• The book studies that began at Emma’s store on the Artists Way and now moved into other creative directions also provide a community and insights to grow with.

A couple of weeks ago, Emma and I celebrated our 19th wedding anniversary.  Tomorrow, we will celebrate a Christmas that I was not supposed to see.  Now it is not so much a matter of just being alive, but also to live a life of meaning.  Being able to do so is the best Christmas gift I could receive or give.

I am truly blessed and grateful.

Old & New Tools of Recovery

When I first got sober, I relied on a set of tools to guide me through the early days of recovery.  These tools included regular attendance at AA meetings, service work, daily readings, and going through the steps with my sponsor.  Over the years, I have added more recovery tools to my toolbox.  Other tools I have taken on include making gratitude lists, prayer and meditation, writing, book studies, retreats, expressing my gratitude to others, participating in my faith community.  The list goes on.  Some recovery programs have their own prescribed sets of tools.  For example the nine tools of Overeaters Anonymous include a plan of eating, sponsorship, meetings, telephone calls, writing, literature, an action plan, anonymity, and service.

Based on my experience, I have come to believe that if whatever tool I am using is not working today, then it is time to put it back in the toolbox and try another tool.  Until recently, I had a set of tools that I used to start each day for the past couple of years: journaling, writing a thank you note to someone, a gratitude list, and a reading.  When I began my first round of chemotherapy, that two-year old practice became too much of a rote routine.

I went back to my toolbox and pulled out some unused tools.  A friend had sent me a couple of books with short daily readings that allowed a new reflection on life and recovery.  I began posting my gratitude list to an AA Facebook page and participate in the life of that page.  I have taken on more in service in several aspects of my life.  I have a deeper involvement in my faith community.  These tools are working today.

I found this approach very effective in not just sobriety, but my total life today.  If I think over my three decades of sobriety, much has changed over the years including family, career, retirement, and more recently being diagnosed with a stage 4 cancer.  It makes complete sense to me that different tools fit different life circumstances.  The new tools always bring new understanding and growth toward true self.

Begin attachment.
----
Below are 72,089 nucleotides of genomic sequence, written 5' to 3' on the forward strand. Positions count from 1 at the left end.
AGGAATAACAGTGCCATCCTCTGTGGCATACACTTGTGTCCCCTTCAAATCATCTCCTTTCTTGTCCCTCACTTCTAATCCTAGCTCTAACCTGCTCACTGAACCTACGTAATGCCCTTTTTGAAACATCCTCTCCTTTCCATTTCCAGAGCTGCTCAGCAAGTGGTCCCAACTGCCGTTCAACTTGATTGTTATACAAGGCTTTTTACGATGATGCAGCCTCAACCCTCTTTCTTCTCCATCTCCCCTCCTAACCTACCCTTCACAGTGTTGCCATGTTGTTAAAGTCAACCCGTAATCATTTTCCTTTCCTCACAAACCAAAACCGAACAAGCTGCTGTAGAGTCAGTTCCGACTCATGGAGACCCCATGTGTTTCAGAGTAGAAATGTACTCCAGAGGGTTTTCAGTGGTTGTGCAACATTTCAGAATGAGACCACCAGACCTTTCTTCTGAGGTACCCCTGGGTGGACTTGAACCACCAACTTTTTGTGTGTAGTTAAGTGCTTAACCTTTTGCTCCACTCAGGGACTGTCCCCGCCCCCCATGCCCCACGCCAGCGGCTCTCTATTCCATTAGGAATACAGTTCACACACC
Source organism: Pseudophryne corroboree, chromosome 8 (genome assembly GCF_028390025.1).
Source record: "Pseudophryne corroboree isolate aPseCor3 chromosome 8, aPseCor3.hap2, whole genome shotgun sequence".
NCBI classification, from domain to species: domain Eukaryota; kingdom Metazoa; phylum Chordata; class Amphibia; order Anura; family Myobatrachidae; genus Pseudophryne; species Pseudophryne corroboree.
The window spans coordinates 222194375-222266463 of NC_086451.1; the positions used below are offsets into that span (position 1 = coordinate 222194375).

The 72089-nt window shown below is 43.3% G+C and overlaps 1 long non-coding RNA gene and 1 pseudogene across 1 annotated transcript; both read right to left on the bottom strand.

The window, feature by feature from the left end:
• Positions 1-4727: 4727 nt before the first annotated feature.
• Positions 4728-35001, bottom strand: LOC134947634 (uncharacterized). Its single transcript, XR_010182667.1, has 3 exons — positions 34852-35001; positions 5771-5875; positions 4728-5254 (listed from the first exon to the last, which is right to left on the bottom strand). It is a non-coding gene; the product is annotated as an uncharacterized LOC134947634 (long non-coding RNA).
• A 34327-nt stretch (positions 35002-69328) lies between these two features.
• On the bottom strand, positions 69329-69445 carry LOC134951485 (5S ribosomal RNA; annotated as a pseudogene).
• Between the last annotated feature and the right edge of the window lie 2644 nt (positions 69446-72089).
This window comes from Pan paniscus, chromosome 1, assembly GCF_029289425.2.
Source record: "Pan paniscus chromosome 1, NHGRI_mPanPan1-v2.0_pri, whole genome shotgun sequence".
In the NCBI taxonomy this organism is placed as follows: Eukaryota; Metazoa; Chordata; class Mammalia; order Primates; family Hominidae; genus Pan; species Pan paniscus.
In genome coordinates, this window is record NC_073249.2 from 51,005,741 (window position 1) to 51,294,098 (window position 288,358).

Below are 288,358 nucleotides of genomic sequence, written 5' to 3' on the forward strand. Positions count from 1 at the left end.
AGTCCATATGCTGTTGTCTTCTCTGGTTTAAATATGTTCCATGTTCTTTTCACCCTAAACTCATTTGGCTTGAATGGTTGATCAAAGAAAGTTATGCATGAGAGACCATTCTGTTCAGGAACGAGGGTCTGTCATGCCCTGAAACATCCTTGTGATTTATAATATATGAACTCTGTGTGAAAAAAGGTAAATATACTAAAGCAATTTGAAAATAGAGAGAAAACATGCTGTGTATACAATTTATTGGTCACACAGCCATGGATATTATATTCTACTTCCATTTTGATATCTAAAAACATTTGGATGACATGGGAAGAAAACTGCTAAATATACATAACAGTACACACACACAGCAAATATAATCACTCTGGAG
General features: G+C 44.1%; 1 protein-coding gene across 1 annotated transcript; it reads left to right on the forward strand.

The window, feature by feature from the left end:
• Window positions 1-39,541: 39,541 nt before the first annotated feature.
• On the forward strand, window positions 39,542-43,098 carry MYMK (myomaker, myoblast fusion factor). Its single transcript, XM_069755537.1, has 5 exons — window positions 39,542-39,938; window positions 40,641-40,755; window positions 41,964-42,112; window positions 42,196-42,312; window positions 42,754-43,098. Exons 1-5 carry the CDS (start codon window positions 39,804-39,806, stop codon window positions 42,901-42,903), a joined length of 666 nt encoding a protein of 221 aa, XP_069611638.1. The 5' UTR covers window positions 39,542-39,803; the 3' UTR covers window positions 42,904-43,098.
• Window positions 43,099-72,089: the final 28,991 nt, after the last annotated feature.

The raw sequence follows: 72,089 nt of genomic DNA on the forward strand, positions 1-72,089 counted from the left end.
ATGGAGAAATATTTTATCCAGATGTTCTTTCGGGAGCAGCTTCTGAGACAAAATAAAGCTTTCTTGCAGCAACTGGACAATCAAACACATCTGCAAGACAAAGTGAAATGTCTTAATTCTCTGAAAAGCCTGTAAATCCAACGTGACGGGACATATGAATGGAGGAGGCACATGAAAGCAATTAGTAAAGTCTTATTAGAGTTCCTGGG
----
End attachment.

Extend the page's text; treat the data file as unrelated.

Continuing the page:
I look forward to the new tools that will guide me in the future.

Our 19th Wedding Anniversary

Today I celebrate 19 years of being married to Emma.  Over those we had many adventures that have taken us literally across the world.  Over that period too we both changed our careers, lived into new possibilities, all with the mutual support of each other.  

The “sickness and health” aspect of our wedding vows seems to loom larger for both of us as we age.  My cancer in particular has caused stress and anxiety and a need to reevaluate our priorities.

But over the last two decades, whether good times or bad, and we certainly experienced both, I am grateful that I have never once doubted our commitment to each other as life partners.

I am grateful that as we both have retired from our careers, that we look to spend more time and energy doing those things we did during our first few years of married life – whether traveling, cooking, spending time with the children and grandchildren, or following and sharing our spiritual paths.

My years in sobriety and now my year plus with cancer brought me to a better appreciation of the blessings of the last 19 years with Emma.  To begin with, I know that were it not for sobriety, Emma and i would never have met. Without recovery, I would not have the maturity, insights, or direction to live as a couple through the challenges we faced over the years.

And of late, we both have come to see that our retirement years are taking a shift from our original plans.  For our first few years of retirement, we both continued as though still employed but just not getting the paycheck – Emma in her store, and me with teaching and work in Peru. My cancer has been the wake up call, dare I say a blessing, to let us know that we are not assured of one day more than the breath we are taking today on this earth.

To that end, we are (slowly) slowing down and spending more time in traveling back streets together, getting ready to hit the road in January for new adventures, planning our gardens, and returning more to the pace and existence that brought us together at the start.

We went to a Waffle House for breakfast on the day we got married.  Our logic was that in celebrating future anniversaries, there would always be a Waffle House wherever we were living and that we would be able to afford the meal.  We have not been terribly faithful to that plan over the years, but this morning, we will be off to get some waffles!